Statement by H.E. Ms. Rabab Fatima, Permanent Representative of Bangladesh to the United Nations at the briefing by Special Envoy of the Secretary General on the situation of Myanmar 26 February 2021, 10 am, General Assembly Hall

Mr. President,

I thank you for convening today’s timely meeting and for your statement.

My delegation aligns itself with the statement delivered by the Permanent Representative of Saudi Arabia on behalf of OIC.  Allow me to add a few points in our national capacity as an affected country, to highlight the Rohingya situation:

Let me begin by thanking the Special Envoy for her comprehensive briefing on the current situation in Myanmar. The situation is a matter of serious concern.  As an immediate neighbor, we would like to see peace and stability in Myanmar. We hope that the democratic process and constitutional arrangements will be upheld there.

It is regrettable that the Special Envoy has not been allowed to visit Myanmar to assess the situation on the ground. We ardently hope that Myanmar would engage with the office of the Special Envoy, which was established by the UN General Assembly with overwhelming mandate. We would also like to take this opportunity to request the Special Envoy to utilize every opportunity to keep the member states duly apprised of her current activities and future work plan in Myanmar, as mandated by the GA resolution.

Bangladesh has been hosting over a million Myanmar nationals, the Rohingyas, who fled their homes in the face of atrocities and took shelter in Bangladesh in multiple phases. From humanitarian commitments, Prime Minister Sheikh Hasina opened the border and provided them with much needed shelter and protection. However, like any other people, the Rohingyas want to return home. They want a safe and stable future in their own country.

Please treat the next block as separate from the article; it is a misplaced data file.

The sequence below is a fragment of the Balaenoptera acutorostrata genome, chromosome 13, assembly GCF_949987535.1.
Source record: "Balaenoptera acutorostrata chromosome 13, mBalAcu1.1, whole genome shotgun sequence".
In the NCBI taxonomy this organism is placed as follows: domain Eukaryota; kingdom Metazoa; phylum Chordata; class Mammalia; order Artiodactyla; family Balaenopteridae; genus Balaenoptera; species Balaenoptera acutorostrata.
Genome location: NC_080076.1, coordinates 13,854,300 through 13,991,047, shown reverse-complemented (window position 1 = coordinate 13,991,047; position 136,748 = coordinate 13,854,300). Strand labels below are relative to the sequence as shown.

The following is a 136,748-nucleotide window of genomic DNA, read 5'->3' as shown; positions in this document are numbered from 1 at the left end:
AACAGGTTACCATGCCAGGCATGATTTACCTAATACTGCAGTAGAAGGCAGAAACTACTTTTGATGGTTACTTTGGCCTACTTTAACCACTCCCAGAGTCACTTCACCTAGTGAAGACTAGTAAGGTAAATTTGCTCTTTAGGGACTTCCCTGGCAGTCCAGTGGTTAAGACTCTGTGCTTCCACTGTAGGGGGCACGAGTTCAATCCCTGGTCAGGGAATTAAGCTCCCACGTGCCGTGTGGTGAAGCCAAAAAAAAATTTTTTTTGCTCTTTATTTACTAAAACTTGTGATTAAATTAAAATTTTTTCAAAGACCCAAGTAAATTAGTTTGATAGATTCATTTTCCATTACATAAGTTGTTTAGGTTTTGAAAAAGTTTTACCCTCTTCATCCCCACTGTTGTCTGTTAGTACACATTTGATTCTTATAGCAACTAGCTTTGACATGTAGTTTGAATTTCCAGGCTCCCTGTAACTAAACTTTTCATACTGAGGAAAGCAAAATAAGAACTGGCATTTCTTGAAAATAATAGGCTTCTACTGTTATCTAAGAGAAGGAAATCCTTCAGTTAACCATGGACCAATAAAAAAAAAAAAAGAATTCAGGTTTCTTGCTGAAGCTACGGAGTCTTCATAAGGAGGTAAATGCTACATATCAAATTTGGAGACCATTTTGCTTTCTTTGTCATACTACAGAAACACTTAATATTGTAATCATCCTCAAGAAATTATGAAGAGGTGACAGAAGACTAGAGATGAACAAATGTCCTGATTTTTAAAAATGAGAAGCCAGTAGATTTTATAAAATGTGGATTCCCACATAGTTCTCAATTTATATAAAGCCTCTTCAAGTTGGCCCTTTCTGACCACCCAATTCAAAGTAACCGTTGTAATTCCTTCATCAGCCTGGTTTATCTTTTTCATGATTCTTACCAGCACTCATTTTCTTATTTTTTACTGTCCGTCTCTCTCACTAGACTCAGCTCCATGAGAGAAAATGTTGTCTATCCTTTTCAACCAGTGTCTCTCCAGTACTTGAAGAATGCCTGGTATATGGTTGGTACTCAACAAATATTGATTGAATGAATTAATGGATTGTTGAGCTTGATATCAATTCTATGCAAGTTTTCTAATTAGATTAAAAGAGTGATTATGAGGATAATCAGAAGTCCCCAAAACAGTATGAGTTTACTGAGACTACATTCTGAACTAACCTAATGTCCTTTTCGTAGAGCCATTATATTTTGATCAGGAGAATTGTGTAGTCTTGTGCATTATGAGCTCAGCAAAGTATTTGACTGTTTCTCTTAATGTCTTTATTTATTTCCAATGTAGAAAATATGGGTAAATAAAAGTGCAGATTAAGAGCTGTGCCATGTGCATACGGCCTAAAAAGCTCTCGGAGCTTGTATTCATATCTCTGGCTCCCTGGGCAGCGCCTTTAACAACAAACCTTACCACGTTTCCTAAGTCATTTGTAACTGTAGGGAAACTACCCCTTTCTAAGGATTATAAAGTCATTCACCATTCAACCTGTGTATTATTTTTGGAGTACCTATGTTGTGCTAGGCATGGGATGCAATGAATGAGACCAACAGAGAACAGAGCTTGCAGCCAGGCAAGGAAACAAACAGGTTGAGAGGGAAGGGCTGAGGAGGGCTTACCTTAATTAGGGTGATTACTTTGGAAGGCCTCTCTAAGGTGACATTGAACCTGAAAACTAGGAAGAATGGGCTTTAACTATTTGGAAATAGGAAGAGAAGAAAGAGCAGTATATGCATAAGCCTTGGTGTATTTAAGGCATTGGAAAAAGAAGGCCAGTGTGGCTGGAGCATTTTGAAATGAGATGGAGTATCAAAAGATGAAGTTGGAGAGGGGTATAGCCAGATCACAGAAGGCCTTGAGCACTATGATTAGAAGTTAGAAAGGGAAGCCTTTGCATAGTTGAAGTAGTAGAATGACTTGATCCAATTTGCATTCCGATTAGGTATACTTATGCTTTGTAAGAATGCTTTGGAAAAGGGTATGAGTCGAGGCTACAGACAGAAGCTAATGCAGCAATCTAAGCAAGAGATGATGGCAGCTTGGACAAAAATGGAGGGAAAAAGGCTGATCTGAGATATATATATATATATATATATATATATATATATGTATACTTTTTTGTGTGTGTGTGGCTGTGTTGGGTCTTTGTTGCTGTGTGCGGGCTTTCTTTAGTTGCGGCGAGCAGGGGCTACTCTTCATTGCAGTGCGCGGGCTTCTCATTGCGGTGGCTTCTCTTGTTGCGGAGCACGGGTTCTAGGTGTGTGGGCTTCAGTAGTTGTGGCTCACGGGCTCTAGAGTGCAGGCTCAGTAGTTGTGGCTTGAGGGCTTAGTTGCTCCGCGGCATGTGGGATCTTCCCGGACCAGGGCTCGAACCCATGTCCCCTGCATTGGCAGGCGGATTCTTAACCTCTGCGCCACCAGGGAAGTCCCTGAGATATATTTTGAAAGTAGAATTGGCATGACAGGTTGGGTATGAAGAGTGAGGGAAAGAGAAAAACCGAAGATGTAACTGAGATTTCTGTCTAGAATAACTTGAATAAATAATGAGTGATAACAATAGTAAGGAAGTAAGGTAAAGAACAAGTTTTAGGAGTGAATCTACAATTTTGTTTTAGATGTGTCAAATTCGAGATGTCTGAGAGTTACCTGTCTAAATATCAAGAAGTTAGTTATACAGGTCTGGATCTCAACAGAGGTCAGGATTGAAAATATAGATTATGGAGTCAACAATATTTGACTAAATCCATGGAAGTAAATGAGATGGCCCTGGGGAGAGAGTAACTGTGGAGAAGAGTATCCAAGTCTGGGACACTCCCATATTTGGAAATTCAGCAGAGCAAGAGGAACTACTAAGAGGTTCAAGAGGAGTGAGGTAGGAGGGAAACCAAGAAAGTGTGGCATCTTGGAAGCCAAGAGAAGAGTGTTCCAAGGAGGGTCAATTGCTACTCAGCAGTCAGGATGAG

With support from the international community we have been making every effort for their repatriation in a sustainable and dignified manner. We have been working with the Myanmar government as well, under bilateral and other frameworks, to begin the return process.  We expect these processes to resume, and be expedited to achieve a durable solution to this grave human rights and humanitarian crisis.  We count on the continued cooperation and support of the international community in this regard.

Lack of progress in repatriation in the last three years have led to widespread frustration and despair among the Rohingya population in Cox’s Bazar; and one manifestation of that is their perilous journey by sea for a better future. The current developments are not helping the situation. Further delay in repatriation may exacerbate the situation. Peace and prosperity of the region hinges critically on the success in ensuring sustainable return and reintegration of the displaced persons in their places of origin.

We believe that full and effective implementation of the recommendations of the Advisory Commission on Rakhine State, including the establishment of a clear pathway to citizenship of the Rohingyas would be crucial to resolve the lingering Rohingya crisis. Equally important would be to ensure accountability and justice for the massive violations of human rights of the Rohingyas.

We earnestly hope that this Assembly would remain engaged in finding a comprehensive resolution to this crisis.

I thank you, Mr. President.